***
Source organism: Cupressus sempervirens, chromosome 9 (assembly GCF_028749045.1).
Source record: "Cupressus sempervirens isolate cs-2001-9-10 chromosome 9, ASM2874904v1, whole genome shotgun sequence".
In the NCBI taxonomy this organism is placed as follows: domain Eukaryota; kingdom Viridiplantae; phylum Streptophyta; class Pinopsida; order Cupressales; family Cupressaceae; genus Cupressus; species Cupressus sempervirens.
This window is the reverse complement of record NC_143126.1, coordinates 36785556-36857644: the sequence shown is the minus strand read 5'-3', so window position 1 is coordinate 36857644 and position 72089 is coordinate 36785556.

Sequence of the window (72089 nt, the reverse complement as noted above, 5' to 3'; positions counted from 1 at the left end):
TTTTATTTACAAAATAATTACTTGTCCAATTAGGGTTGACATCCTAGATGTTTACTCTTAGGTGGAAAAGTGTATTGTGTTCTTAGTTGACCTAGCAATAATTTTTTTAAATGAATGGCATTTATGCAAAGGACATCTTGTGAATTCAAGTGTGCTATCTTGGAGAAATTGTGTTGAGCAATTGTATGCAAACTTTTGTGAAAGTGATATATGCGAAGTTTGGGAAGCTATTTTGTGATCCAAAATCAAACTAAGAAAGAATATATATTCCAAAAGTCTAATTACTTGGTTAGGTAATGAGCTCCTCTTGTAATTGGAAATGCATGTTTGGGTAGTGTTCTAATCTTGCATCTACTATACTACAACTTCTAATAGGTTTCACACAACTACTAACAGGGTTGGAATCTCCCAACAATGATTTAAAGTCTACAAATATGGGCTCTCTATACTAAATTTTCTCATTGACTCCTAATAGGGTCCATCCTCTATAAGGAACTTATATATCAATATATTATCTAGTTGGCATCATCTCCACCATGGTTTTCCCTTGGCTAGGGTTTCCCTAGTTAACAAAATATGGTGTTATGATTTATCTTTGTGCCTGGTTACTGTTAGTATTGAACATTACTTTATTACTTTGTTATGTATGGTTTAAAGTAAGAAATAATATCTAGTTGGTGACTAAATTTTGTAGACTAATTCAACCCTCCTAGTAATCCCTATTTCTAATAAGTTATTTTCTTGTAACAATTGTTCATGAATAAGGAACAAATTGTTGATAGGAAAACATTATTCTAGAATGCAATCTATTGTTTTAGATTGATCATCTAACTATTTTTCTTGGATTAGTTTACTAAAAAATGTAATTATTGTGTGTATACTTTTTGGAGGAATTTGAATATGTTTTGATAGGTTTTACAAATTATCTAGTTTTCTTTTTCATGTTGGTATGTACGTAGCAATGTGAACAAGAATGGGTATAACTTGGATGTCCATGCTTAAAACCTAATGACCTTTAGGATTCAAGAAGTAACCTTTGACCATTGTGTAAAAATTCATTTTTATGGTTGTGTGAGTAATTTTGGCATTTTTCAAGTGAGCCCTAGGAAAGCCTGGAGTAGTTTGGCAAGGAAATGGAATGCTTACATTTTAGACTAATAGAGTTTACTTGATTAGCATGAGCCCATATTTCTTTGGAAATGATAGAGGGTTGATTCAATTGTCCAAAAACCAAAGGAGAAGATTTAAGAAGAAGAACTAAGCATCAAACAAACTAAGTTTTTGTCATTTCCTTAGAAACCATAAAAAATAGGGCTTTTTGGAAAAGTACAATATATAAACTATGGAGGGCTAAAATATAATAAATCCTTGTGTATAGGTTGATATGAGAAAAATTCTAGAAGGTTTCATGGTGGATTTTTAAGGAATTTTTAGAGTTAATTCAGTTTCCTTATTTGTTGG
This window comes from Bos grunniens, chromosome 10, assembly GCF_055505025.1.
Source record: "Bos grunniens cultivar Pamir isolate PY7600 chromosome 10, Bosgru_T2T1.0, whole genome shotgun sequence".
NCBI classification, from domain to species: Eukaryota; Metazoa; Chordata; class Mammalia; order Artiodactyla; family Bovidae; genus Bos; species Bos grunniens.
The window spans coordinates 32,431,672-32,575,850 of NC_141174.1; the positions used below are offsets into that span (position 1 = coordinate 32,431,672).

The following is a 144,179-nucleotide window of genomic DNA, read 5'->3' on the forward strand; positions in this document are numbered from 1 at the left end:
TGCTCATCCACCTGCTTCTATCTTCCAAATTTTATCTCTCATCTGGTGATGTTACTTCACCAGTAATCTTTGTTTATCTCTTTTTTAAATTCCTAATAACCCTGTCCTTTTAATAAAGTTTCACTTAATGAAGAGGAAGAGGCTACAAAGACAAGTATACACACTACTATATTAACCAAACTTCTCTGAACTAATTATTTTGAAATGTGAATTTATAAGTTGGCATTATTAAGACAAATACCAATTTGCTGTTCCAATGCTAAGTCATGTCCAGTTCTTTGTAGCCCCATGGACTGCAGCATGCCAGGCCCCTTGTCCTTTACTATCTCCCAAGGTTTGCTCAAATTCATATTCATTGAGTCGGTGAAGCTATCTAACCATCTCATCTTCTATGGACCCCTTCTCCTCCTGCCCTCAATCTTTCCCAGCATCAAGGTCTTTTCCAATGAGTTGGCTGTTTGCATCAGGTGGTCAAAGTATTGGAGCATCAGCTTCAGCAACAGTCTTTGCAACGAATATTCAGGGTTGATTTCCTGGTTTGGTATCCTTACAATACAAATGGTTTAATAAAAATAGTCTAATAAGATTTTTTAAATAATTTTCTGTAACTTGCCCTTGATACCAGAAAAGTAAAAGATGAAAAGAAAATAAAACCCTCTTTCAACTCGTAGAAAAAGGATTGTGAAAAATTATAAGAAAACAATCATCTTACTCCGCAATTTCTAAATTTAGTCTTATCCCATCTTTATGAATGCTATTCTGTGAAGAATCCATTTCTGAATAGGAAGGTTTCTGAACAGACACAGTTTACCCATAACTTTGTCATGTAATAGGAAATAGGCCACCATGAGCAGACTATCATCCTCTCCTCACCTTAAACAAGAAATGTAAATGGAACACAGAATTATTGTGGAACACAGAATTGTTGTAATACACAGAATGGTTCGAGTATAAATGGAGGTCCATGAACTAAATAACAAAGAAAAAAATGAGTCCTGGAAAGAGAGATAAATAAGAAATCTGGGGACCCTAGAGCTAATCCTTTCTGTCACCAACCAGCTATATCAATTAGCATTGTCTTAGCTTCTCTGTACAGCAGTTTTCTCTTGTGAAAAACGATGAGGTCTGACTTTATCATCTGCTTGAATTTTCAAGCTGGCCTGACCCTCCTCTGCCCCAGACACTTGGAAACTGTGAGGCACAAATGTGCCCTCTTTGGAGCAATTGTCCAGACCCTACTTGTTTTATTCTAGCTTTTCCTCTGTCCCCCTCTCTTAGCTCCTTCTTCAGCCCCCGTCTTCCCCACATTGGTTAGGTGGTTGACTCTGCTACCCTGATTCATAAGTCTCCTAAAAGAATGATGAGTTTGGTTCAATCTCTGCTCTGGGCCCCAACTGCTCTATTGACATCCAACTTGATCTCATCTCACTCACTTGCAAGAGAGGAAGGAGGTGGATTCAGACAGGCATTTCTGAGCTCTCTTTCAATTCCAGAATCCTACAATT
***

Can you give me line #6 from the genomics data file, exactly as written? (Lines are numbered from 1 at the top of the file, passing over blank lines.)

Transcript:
TTTTATTTACAAAATAATTACTTGTCCAATTAGGGTTGACATCCTAGATGTTTACTCTTAGGTGGAAAAGTGTATTGTGTTCTTAGTTGACCTAGCAATAATTTTTTTAAATGAATGGCATTTATGCAAAGGACATCTTGTGAATTCAAGTGTGCTATCTTGGAGAAATTGTGTTGAGCAATTGTATGCAAACTTTTGTGAAAGTGATATATGCGAAGTTTGGGAAGCTATTTTGTGATCCAAAATCAAACTAAGAAAGAATATATATTCCAAAAGTCTAATTACTTGGTTAGGTAATGAGCTCCTCTTGTAATTGGAAATGCATGTTTGGGTAGTGTTCTAATCTTGCATCTACTATACTACAACTTCTAATAGGTTTCACACAACTACTAACAGGGTTGGAATCTCCCAACAATGATTTAAAGTCTACAAATATGGGCTCTCTATACTAAATTTTCTCATTGACTCCTAATAGGGTCCATCCTCTATAAGGAACTTATATATCAATATATTATCTAGTTGGCATCATCTCCACCATGGTTTTCCCTTGGCTAGGGTTTCCCTAGTTAACAAAATATGGTGTTATGATTTATCTTTGTGCCTGGTTACTGTTAGTATTGAACATTACTTTATTACTTTGTTATGTATGGTTTAAAGTAAGAAATAATATCTAGTTGGTGACTAAATTTTGTAGACTAATTCAACCCTCCTAGTAATCCCTATTTCTAATAAGTTATTTTCTTGTAACAATTGTTCATGAATAAGGAACAAATTGTTGATAGGAAAACATTATTCTAGAATGCAATCTATTGTTTTAGATTGATCATCTAACTATTTTTCTTGGATTAGTTTACTAAAAAATGTAATTATTGTGTGTATACTTTTTGGAGGAATTTGAATATGTTTTGATAGGTTTTACAAATTATCTAGTTTTCTTTTTCATGTTGGTATGTACGTAGCAATGTGAACAAGAATGGGTATAACTTGGATGTCCATGCTTAAAACCTAATGACCTTTAGGATTCAAGAAGTAACCTTTGACCATTGTGTAAAAATTCATTTTTATGGTTGTGTGAGTAATTTTGGCATTTTTCAAGTGAGCCCTAGGAAAGCCTGGAGTAGTTTGGCAAGGAAATGGAATGCTTACATTTTAGACTAATAGAGTTTACTTGATTAGCATGAGCCCATATTTCTTTGGAAATGATAGAGGGTTGATTCAATTGTCCAAAAACCAAAGGAGAAGATTTAAGAAGAAGAACTAAGCATCAAACAAACTAAGTTTTTGTCATTTCCTTAGAAACCATAAAAAATAGGGCTTTTTGGAAAAGTACAATATATAAACTATGGAGGGCTAAAATATAATAAATCCTTGTGTATAGGTTGATATGAGAAAAATTCTAGAAGGTTTCATGGTGGATTTTTAAGGAATTTTTAGAGTTAATTCAGTTTCCTTATTTGTTGG